On the 2nd issue, counsel for the Appellant argued that the failure of the Court of Appeal to consider the Appellant’s 1st and 2nd issues submitted before it for determination, occasioned a miscarriage of justice on the Appellant and breached its right to fair hearing. He argued that the judgement of the Court of Appeal would have been different and favourable to the Appellant, had those issues been considered. Conversely, counsel for the Respondents argued that the adoption and consideration of the 5th Respondent’s issues for determination by the Court of Appeal, properly determined the crux of the issues between all the parties. He contended that there was nothing contained in the Appellant’s said 1st and 2nd issues that was not substantially embedded in the 5th Respondent’s issues adopted and considered by the Court of Appeal, in its determination of the Appellant’s appeal before it. Counsel submitted that the Appellant failed to show how the alleged non-consideration of the issues formulated by the Appellant, led to a miscarriage of justice and breach of the Appellant’s right to fair hearing.
Court’s Judgement and Rationale
On the 1st issue, the Supreme Court held that, before there can be a valid contract of sale of land, there must be a definite offer by the offeror, an unqualified acceptance by the offeree, and a consideration. Contracts are enforceable when there is consideration, as this is what indicates that the promisor intended to be bound by the contract; therefore, where an agreement is inchoate and has not gone beyond negotiations, it cannot be enforced as a concluded contract. The court relied on its decision in TSOKWA MOTORS LTD v UBN LTD (1996) 9 NWLR (Pt. 471) 129 at 145. Further, the court held that in a contract of sale of land, where the purchase price is not fully paid, there can be no valid sale notwithstanding that the purchaser is in possession. Failure to pay the purchase price constitutes a fundamental breach which goes to the root of the case, upon which a court cannot decree specific performance – ACHONU v OKUWOBI (2017) LPELR-42102(SC) (P. 35, Paras E-G).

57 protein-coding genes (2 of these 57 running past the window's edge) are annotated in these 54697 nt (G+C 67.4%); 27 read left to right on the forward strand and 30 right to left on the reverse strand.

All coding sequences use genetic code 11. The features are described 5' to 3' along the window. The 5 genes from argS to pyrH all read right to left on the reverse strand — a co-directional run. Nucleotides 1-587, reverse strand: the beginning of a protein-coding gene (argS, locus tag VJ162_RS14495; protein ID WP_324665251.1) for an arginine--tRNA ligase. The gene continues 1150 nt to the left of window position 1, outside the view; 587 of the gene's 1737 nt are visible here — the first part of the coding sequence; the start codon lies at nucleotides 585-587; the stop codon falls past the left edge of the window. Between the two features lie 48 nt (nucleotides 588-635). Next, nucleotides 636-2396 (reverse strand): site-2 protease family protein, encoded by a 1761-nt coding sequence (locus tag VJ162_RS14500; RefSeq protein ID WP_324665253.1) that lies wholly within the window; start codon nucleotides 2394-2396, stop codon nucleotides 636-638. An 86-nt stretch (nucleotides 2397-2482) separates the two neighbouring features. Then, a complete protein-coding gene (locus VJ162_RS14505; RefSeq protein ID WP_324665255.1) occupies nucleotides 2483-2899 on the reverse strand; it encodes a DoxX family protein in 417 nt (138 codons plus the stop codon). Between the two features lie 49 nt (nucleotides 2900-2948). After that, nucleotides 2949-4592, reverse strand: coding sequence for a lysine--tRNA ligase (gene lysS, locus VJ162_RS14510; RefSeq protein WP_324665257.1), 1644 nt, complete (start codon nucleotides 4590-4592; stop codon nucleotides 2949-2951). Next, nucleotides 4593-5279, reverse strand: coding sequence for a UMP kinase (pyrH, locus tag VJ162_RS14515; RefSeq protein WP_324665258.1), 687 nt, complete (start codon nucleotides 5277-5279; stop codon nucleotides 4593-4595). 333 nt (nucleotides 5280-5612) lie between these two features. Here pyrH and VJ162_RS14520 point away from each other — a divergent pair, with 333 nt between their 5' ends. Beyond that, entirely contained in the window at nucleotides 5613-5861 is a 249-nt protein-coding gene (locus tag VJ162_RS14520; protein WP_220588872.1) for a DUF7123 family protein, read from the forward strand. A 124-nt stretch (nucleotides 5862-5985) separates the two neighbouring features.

In the transaction between the Appellant and the 1st to 4th Respondent for sale of the property, there was no unqualified acceptance or consideration furnished by the Appellant. Although the Appellant issued bank drafts towards payment of the purchase price, it withheld the original bank draft and only gave the 1st – 4th Respondents a photocopy. The Appellant also did not show up, on the date scheduled for conclusion of the transaction. It could therefore, not be said that consideration had been furnished and a valid contract had been established, as the Appellant had by its express conduct, shown that it did not want to conclude the transaction and establish a valid contract. Furthermore, the Appellant itself divulged under cross-examination before the trial court, that the 1st to 4th Respondent rejected the consideration of the sum of N18,000,000.00 (Eighteen Million Naira). Both the Appellant and the 1st to 4th Respondent had been at cross roads and had never come to consensus ad idem concerning the sale of the property, and negotiations between the parties had not crystallised into a binding contract. Therefore, there could not have been a breach of contract requiring an order of specific performance, or enforcement of the contract.